Producer, magician, writer, puppeteer, minister, husband, father, Fred Rogers started out in children's television thirty years ago. The direction he trailblazed was the "creation of television programming that spoke, with respect, to the concerns of early childhood, not as adults see it but as children feel it."
He has received virtually every major award in the television industry for work in his field, and dozens of others from special-interest groups.Fred Rogers lives in Pennsylvania.
PreS-Gr 3‘Divorce is difficult enough for adults, but for children, it can be devastating. Here, Rogers presents much-needed information to read, discuss, and implement. He defines a family as anyone who gives a child food, care, love, and a place to feel safe. He explains that these main ingredients should remain constant even in the event of a divorce. Children are advised to ask about changes in living arrangements and other aspects of their lives. The text emphasizes that divorce is an adult problem for which children have no responsibility and that it is highly improbable that estranged parents will get back together. The author prescribes activities like talking, drawing, and playing with friends to deal with normal feelings of sadness, anger, and crying. Youngsters are encouraged to have fun even though they may feel guilty at the thought. Judkis's sensitive full-color photographs of three families work well with the text. This book fills a gaping hole on library shelves.‘Marsha McGrath, Clearwater Public Library, FL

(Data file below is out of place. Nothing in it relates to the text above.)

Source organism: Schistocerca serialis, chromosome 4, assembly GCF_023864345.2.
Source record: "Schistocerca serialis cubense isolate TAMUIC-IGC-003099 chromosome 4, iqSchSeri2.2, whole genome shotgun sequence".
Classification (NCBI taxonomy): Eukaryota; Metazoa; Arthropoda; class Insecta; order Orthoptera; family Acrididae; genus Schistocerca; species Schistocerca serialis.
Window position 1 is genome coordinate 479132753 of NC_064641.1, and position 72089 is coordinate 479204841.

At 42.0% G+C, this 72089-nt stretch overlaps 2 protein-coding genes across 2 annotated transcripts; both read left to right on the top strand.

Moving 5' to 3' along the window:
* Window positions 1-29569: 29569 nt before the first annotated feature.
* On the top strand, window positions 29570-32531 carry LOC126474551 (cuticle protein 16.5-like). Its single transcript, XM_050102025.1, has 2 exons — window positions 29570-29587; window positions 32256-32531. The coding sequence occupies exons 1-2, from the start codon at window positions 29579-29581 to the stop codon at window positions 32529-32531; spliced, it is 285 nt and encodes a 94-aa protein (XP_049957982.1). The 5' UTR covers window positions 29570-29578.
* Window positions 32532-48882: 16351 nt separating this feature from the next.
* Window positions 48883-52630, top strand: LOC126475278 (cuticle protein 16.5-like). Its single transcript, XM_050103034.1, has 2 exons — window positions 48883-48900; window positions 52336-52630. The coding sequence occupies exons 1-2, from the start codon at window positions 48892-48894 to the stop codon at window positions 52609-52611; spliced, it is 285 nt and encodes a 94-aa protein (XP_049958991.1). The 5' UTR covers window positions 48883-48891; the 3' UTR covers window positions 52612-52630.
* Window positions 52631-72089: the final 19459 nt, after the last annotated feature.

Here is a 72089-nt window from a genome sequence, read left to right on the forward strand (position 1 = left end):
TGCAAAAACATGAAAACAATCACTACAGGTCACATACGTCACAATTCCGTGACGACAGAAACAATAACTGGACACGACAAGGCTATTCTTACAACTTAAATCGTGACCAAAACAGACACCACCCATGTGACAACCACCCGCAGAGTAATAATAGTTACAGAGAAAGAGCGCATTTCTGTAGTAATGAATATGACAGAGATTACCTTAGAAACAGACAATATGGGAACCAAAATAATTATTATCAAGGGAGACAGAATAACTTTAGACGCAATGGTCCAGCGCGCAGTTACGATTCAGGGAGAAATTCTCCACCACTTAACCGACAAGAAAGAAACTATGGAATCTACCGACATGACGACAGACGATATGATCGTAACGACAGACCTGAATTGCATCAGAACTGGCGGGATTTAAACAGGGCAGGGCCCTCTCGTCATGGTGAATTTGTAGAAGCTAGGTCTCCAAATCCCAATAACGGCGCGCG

Mister Rogers's talent for calmly explaining scary emotional upheaval to young children shines in this latest volume, following Let's Talk About It: Adoption. The painful realignment of the family unit that takes place when parents divorce inevitably fills children with worry, anger, doubt and a host of other feelings. Rogers offers caring support and validation for readers working through such trauma, and he supplies concrete examples of ways kids can deal with the stress. Statements such as "Their divorce is not your fault" and "There's nothing you can do to make your mom and dad get married to each other again" typify the book's straightforward yet concerned tone. Rogers wisely encourages adults to use his text as a jumping off point and tailor it to their own family's particular circumstances. Judkis's serviceable photos capture a variety of interactions‘happy and sad‘between the parents and children of three real families. Books that offer such honest reassurance are rare. Ages 3-6. (May)